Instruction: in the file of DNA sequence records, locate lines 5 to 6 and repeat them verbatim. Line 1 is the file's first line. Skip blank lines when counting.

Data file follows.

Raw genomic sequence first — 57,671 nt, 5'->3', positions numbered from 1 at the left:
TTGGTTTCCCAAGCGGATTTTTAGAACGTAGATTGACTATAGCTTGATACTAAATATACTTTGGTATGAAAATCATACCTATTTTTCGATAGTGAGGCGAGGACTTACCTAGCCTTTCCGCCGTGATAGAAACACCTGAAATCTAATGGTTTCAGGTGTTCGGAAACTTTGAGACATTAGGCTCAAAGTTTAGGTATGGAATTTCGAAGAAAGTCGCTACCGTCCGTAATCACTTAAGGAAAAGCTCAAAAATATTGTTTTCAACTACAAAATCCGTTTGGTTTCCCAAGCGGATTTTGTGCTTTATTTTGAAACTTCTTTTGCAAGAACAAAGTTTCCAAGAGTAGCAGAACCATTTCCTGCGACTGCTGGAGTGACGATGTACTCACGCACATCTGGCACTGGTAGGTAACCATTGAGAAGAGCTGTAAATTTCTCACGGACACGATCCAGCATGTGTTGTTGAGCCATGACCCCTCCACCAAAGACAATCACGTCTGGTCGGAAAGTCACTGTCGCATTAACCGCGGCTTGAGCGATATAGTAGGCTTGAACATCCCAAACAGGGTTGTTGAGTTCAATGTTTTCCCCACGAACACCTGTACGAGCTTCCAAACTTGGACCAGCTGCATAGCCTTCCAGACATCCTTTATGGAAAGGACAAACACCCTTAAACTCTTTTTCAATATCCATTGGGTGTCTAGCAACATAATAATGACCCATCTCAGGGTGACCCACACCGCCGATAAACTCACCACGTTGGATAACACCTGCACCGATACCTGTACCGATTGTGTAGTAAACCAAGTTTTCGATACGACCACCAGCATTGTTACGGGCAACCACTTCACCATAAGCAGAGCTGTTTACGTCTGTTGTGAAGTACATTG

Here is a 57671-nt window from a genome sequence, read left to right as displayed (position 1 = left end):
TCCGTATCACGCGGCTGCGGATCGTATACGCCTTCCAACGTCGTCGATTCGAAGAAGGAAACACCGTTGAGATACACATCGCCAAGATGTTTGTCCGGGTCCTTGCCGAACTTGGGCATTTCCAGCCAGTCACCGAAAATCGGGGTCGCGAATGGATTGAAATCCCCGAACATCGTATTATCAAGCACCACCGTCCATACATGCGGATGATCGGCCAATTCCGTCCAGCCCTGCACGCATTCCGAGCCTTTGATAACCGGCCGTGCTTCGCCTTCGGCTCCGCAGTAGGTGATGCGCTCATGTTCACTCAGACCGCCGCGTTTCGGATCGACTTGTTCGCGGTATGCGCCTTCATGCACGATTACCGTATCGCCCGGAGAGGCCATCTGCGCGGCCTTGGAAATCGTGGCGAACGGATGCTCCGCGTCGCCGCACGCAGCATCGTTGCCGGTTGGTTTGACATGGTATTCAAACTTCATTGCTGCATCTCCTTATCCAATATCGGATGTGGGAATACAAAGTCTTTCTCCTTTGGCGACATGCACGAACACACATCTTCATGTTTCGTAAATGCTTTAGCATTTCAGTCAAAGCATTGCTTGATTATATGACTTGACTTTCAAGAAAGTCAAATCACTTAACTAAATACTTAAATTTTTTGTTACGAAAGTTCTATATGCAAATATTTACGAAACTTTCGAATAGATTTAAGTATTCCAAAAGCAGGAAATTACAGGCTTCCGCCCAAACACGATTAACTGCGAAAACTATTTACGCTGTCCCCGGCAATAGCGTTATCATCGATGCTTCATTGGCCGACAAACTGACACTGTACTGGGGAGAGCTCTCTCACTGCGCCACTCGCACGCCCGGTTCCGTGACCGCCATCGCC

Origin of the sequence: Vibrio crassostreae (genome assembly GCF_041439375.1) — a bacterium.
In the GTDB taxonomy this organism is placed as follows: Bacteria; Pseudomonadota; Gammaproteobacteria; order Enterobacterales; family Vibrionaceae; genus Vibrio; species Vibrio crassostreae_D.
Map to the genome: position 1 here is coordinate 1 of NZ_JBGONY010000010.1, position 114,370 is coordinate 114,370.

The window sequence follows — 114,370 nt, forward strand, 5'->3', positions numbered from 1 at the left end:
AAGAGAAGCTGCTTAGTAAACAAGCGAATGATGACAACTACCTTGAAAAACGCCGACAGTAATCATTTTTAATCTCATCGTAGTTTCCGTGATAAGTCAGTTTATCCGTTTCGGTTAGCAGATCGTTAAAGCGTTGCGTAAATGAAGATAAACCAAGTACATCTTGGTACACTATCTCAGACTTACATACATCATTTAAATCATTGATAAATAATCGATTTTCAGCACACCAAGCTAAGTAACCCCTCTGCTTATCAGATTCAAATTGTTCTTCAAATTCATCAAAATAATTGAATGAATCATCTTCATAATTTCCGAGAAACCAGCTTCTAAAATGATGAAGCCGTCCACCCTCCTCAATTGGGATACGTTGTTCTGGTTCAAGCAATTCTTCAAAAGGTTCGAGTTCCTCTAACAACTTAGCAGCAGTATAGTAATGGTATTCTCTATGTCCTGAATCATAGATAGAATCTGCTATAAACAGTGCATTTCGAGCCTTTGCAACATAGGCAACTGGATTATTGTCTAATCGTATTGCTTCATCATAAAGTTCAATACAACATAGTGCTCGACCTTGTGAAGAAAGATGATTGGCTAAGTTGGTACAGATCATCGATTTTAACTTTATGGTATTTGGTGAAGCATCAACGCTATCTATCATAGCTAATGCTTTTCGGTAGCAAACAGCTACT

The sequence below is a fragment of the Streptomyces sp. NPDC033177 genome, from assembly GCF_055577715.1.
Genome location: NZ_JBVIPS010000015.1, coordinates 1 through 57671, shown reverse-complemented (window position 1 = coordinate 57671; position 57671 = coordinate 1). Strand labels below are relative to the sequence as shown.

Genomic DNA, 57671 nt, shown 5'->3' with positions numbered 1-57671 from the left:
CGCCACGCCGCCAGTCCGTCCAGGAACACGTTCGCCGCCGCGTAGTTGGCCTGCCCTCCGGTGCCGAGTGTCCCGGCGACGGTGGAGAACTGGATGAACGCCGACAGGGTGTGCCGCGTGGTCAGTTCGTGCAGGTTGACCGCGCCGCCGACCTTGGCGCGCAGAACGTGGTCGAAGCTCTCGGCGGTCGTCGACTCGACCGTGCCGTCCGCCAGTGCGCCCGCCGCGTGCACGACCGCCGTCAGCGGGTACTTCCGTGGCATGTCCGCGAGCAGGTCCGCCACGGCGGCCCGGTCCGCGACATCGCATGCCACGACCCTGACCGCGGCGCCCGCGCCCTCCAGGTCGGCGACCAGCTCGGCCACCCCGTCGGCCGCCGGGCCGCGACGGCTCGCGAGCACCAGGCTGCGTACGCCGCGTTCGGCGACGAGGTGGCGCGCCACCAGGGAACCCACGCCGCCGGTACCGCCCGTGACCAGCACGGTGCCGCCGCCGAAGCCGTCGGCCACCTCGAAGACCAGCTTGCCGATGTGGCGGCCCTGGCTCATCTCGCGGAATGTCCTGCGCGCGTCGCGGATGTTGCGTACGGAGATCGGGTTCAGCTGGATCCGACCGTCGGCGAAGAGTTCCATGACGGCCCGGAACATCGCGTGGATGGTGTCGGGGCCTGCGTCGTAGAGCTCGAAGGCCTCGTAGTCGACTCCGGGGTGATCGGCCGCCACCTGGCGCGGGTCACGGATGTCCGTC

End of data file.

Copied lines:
Origin of the sequence: Vibrio crassostreae (genome assembly GCF_041439375.1) — a bacterium.
In the GTDB taxonomy this organism is placed as follows: Bacteria; Pseudomonadota; Gammaproteobacteria; order Enterobacterales; family Vibrionaceae; genus Vibrio; species Vibrio crassostreae_D.